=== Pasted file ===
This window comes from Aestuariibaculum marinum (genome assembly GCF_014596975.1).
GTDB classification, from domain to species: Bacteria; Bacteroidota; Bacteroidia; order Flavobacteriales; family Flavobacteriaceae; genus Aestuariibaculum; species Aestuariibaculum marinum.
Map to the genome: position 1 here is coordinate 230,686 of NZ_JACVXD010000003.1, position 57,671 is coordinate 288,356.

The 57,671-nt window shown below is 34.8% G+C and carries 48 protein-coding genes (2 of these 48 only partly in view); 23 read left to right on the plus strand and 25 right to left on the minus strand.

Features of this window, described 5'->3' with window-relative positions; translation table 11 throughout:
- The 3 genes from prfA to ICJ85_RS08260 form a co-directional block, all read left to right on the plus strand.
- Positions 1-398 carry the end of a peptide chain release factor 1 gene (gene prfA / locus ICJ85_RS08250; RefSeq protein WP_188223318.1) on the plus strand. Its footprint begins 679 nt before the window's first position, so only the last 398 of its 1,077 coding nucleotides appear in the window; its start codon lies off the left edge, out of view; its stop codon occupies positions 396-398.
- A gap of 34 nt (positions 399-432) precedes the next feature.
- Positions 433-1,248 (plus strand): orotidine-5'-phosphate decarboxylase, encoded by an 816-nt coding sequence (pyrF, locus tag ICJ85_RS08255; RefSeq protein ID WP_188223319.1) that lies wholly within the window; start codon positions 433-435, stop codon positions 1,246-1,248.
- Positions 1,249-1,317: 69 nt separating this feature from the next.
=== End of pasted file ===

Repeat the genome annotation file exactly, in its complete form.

This window comes from Aestuariibaculum marinum (genome assembly GCF_014596975.1).
GTDB classification, from domain to species: Bacteria; Bacteroidota; Bacteroidia; order Flavobacteriales; family Flavobacteriaceae; genus Aestuariibaculum; species Aestuariibaculum marinum.
Map to the genome: position 1 here is coordinate 230,686 of NZ_JACVXD010000003.1, position 57,671 is coordinate 288,356.

The 57,671-nt window shown below is 34.8% G+C and carries 48 protein-coding genes (2 of these 48 only partly in view); 23 read left to right on the plus strand and 25 right to left on the minus strand.

Features of this window, described 5'->3' with window-relative positions; translation table 11 throughout:
- The 3 genes from prfA to ICJ85_RS08260 form a co-directional block, all read left to right on the plus strand.
- Positions 1-398 carry the end of a peptide chain release factor 1 gene (gene prfA / locus ICJ85_RS08250; RefSeq protein WP_188223318.1) on the plus strand. Its footprint begins 679 nt before the window's first position, so only the last 398 of its 1,077 coding nucleotides appear in the window; its start codon lies off the left edge, out of view; its stop codon occupies positions 396-398.
- A gap of 34 nt (positions 399-432) precedes the next feature.
- Positions 433-1,248 (plus strand): orotidine-5'-phosphate decarboxylase, encoded by an 816-nt coding sequence (pyrF, locus tag ICJ85_RS08255; RefSeq protein ID WP_188223319.1) that lies wholly within the window; start codon positions 433-435, stop codon positions 1,246-1,248.
- Positions 1,249-1,317: 69 nt separating this feature from the next.